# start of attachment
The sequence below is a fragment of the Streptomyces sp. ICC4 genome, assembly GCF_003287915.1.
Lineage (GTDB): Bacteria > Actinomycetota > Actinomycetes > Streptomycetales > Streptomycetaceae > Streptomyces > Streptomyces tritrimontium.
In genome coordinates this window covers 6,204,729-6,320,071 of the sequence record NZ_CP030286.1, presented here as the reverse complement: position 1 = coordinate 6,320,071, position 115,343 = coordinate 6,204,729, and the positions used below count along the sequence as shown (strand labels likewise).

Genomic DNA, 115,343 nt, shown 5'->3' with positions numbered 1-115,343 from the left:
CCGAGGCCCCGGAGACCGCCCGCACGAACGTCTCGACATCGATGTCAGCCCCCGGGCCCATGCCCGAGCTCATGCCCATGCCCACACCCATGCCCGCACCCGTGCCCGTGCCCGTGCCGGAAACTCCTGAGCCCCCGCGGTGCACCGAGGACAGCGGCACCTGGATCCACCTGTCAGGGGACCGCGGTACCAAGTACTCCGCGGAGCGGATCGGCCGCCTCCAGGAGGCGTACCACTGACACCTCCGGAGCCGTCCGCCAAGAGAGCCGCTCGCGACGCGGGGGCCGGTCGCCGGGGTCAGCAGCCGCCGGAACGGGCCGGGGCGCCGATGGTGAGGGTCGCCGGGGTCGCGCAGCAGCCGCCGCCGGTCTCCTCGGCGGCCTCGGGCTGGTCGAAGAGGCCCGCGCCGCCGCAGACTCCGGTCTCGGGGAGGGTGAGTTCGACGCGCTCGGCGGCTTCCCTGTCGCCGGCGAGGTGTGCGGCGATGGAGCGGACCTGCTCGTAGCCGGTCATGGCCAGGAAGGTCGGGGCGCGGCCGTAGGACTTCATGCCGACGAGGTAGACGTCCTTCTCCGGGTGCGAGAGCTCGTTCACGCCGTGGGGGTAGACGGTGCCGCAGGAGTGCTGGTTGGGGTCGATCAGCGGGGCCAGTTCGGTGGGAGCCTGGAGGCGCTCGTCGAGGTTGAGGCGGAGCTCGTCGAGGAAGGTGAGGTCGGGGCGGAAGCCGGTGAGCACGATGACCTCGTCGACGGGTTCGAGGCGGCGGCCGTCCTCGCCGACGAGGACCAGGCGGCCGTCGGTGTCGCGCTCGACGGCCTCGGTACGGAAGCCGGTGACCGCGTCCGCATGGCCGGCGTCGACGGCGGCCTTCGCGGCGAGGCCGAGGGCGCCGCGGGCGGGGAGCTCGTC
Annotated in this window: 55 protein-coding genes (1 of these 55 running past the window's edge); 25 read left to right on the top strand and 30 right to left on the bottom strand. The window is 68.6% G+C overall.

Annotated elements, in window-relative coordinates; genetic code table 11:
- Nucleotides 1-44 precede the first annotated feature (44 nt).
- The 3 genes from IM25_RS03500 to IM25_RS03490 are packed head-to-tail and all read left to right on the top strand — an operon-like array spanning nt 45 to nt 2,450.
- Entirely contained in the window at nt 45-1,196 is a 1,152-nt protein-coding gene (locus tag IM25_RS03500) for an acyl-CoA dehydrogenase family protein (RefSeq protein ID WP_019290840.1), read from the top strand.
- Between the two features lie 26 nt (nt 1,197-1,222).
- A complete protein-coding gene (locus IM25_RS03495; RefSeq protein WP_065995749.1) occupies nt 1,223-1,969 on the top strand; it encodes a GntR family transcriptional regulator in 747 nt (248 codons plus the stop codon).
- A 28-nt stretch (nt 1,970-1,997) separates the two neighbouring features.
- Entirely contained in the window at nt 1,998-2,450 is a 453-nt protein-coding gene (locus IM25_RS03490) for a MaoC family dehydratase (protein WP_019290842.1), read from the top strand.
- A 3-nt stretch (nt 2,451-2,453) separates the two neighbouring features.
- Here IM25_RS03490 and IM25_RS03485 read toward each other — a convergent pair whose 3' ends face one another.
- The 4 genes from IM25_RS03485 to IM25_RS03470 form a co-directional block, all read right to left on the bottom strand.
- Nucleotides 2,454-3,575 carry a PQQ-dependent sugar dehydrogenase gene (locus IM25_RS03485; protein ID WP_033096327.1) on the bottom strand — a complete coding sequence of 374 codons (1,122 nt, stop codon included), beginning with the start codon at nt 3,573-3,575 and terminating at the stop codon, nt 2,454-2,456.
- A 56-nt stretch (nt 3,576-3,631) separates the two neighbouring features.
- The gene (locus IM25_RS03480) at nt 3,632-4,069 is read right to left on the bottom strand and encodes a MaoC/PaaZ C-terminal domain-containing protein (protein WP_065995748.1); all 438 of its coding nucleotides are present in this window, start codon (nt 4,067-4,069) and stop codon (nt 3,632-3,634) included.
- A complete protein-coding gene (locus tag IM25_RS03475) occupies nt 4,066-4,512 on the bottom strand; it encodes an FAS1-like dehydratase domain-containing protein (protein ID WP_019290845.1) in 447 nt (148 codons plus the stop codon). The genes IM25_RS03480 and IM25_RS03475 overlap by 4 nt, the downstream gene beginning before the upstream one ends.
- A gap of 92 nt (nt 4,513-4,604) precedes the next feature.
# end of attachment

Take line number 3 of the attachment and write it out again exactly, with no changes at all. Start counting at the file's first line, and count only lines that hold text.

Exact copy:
In genome coordinates this window covers 6,204,729-6,320,071 of the sequence record NZ_CP030286.1, presented here as the reverse complement: position 1 = coordinate 6,320,071, position 115,343 = coordinate 6,204,729, and the positions used below count along the sequence as shown (strand labels likewise).